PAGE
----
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OCR for page 59
Variation and Evolution in Plants and Microorganisms: TOWARD A NEW SYNTHESIS 50 YEARS AFTER STEBBINS Part II VIRAL AND BACTERIAL MODELS Andrés Moya and colleagues point out advantages offered by RNA viruses for the experimental investigation of evolution (“The Evolution of RNA Viruses: A Population Genetics View,” Chapter 5); notably, the phenotypic features (“phenotypic space”) map fairly directly onto the “genetic space.” In other organisms, from bacteria to humans, the expression of the genetic make up in the phenotype is mediated, to a lesser or greater degree, but always importantly, by complex interactions between genes, between cells, and with the environment. These authors' model is the vesicular stomatitis virus (VSV), a rhabdovirus, containing 11.2 kb of RNA encoding five proteins. The authors grow different viral clones under variable demographic and environmental conditions, and measure the evolution of fitness in these clones by competition with a control clone. Fitness generally decreases through the serial viral transfers from culture to culture, particularly when bottlenecks associated with transfers are small. Fitness may, however, increase when the transmission rates are high, although the response varies from clone to clone. Moya et al. conclude with an examination of the advantages and disadvantages of traditional population genetics theory for the description of viral evolution vis-à-vis the quasi-species concept, which proposes that the target of natural selection is not a single genotype but rather a cloud of mutants distributed around a most frequent one, the “master sequence.” Robin M. Bush and colleagues (“Effects of Passage History and Sampling Bias on Phylogenetic Reconstruction of Human Influenza A Evolution,” Chapter 6) had noticed in their earlier reconstruction of the phylog-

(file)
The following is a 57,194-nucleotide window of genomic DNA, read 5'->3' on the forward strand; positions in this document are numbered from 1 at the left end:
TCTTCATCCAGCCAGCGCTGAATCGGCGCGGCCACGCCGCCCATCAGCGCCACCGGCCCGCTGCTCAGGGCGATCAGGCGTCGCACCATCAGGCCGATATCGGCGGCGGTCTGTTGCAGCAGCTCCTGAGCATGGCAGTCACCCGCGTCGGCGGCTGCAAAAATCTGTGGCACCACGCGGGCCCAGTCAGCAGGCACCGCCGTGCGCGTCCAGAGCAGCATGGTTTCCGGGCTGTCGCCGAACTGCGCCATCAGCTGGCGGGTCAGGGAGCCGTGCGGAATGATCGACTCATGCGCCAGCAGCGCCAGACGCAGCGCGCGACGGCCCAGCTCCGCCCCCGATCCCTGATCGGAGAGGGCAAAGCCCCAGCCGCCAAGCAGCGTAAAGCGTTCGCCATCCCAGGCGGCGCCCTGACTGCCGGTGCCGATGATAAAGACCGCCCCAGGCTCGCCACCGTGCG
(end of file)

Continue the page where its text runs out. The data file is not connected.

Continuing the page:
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Variation and Evolution in Plants and Microorganisms: TOWARD A NEW SYNTHESIS 50 YEARS AFTER STEBBINS eny of influenza A virus, based on the hemagglutinin gene, an excess of non-silent nucleotide substitutions in the terminal branches of the tree. They explore two likely hypotheses to account for this excess: (1) that these nucleotide replacements are host-mediated mutations that have appeared or substantially increased in frequency during passage of the virus in the embryonated eggs in which they are cultured—this hypothesis can account at most for 59 (7.9%) of the 745 non-silent substitutions observed; (2) sampling bias, induced by the preference of investigators for sequencing antigenetically dissimilar strains for the purpose of identifying new variants that might call for updating the vaccine—which seems to be the main factor accounting for the replacement excess in terminal branches. The authors point out that the matter is of consequence in vaccine development, and that host-mediated mutations should be removed before making decisions about influenza evolution. Bruce R. Levin and Carl T. Bergstrom (“Bacteria are Different: Observations, Interpretations, Speculations, and Opinions about the Mechanisms of Adaptive Evolution in Prokaryotes, ” Chapter 7) note that adaptive evolution in bacteria compared to plants and animals is different in three respects. The two most important factors are (1) the frequency of homologous recombination, which is low in bacteria but high in sexual eukaryotes; and (2) the phylogenetic range of gene exchange, which is broad in bacteria but narrow (typically, intraspecific) in eukaryotes. A third factor is that the role of viruses, plasmids, and other infectiously transmitted genetic elements is nontrivial in the adaptive evolution of bacteria, while it is negligible in eukaryotes.
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